Over the last few years, hybrid cars have become increasingly popular. And rightfully they should be. After all, our dependence on foreign oil supplies has forced us all to feel the pinch at the pump, and, there are mounds of research to show the environmental damage being caused by our love affair with the automobile industry. But before you run out and purchase a new hybrid, you should consider the most up-to-date information available, to make certain that your purchasing decision is one you won’t regret.
Spend More, Save More
Whether purchasing a hybrid vehicle will save you loads of money in the long run is a highly debated topic. Some feel, hands down, that purchasing a hybrid will solve all of the problems associated with driving a car, and will keep money in your pocket. Others are more skeptical, and point out that, even if hybrid cars are a step in the right direction, they don’t necessarily tell the whole money-saving story yet.
There are plenty of pros and cons on both sides of the hybrid buying issue. Depending on your concerns, you may find some issues to be of interest, while others aren’t. The drawback most often cited when it comes to purchasing a hybrid is that it is more expensive than purchasing a regular car. Additionally, because hybrids haven’t been around as long, it is hard to project what it will cost to have repairs done after the warranty has expired. Hybrids, which run off of both gasoline and batteries, could end up being more expensive to repairs. At this point, we simply can’t be sure.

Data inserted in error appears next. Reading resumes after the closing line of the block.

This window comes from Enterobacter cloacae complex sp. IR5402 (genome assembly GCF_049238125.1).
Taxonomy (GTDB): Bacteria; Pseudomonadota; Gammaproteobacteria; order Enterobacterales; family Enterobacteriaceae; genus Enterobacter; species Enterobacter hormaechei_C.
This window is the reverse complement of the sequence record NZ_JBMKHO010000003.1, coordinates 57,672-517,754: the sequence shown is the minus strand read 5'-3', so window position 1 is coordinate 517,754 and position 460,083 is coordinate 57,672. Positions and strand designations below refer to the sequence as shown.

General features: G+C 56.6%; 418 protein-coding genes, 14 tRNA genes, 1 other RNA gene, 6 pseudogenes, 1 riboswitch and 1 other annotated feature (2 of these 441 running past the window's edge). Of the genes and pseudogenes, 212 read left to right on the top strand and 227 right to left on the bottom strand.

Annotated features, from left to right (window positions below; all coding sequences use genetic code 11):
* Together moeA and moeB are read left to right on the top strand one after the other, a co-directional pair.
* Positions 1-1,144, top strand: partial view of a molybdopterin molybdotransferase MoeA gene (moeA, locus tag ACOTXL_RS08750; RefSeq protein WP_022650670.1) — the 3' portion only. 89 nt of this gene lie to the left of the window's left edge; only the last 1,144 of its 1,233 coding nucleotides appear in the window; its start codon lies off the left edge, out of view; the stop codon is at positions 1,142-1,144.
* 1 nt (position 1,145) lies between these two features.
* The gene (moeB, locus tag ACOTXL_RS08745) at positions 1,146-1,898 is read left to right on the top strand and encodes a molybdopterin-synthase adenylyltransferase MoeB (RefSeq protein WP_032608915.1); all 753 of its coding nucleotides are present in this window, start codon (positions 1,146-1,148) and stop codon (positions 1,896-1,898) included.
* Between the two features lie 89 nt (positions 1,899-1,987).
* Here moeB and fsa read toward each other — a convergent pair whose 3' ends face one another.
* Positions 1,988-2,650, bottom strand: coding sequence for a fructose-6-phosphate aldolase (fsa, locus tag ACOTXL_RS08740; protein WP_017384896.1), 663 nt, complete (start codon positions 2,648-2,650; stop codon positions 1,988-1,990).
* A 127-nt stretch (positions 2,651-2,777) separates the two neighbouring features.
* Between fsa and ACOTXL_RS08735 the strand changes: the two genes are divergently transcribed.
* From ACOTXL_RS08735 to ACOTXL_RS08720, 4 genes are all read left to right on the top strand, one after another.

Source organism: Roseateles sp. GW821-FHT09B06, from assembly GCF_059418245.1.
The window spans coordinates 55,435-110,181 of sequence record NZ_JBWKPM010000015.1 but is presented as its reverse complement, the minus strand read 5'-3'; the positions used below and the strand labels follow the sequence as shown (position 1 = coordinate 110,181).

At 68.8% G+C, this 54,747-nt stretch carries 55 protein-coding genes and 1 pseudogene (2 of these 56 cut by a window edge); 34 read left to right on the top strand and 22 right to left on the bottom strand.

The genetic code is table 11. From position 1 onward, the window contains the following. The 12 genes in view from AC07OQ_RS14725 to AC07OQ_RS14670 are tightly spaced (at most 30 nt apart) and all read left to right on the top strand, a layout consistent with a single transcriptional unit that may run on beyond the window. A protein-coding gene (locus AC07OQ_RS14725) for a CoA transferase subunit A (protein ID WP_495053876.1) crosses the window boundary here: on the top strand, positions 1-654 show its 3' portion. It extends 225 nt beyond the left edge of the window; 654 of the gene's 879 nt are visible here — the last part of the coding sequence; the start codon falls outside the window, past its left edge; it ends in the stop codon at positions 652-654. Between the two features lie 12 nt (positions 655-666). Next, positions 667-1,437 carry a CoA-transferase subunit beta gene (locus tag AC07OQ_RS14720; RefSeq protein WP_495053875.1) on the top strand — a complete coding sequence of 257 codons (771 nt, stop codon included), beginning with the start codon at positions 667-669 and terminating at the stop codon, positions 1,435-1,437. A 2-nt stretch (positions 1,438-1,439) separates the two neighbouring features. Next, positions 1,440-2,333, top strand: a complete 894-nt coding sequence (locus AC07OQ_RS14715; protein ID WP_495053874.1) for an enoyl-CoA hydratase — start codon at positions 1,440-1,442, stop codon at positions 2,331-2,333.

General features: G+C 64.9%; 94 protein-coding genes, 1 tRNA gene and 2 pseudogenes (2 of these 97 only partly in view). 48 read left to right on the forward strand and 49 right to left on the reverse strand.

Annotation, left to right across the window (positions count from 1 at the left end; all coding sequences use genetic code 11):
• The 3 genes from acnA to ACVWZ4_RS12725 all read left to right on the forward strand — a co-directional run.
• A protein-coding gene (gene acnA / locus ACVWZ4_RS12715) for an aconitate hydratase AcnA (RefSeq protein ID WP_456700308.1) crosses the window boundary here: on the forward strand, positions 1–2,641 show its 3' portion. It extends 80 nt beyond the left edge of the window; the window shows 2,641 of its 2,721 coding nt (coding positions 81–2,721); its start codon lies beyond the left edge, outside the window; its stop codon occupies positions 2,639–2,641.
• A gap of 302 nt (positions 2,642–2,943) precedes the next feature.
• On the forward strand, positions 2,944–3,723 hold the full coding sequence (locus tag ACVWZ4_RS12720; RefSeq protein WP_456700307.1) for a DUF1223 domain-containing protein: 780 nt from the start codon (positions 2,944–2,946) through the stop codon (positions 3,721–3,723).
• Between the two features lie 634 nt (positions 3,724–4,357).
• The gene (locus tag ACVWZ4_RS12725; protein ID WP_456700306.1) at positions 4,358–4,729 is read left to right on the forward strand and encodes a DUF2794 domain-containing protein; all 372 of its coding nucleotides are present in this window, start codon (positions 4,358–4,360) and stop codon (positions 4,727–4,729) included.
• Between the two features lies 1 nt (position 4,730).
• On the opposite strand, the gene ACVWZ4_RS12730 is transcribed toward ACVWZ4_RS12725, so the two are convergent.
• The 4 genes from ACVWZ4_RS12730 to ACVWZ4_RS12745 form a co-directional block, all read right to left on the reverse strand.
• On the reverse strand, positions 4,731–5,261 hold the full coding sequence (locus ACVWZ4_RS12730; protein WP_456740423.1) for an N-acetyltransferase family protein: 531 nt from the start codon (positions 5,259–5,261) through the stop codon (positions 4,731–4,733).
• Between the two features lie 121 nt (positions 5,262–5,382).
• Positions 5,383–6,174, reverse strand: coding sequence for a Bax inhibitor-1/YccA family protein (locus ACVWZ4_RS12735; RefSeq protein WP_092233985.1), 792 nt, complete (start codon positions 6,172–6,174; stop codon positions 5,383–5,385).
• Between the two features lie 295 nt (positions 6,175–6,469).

How it Saves
Although some may feel they are spending more just to save at the pump, that is only one way in which you can save money by driving a hybrid. Additionally, it could be more cost-efficient when it comes to the amount of maintenance the hybrid needs. Some auto insurance agencies are also offering discounts to hybrid drivers, so you may save additional money there.
Perhaps one of the best money-saving features of a driving a hybrid is their ability to retain their value better than conventional cars. If that holds true, you should get more when you are ready to sell your hybrid outright or trade it in on a newer model.
One study referenced by an environmental site suggested that owning a Prius would save you more than $13,000 over a five-year period, or 70,000 miles, as compared to a traditional car like a Ford Taurus. If you are considering buying a hybrid, weigh the pros and cons, then see what you come up with. And if you are environmentalist, your number one concern will be doing the least harm to the planet, and that is priceless.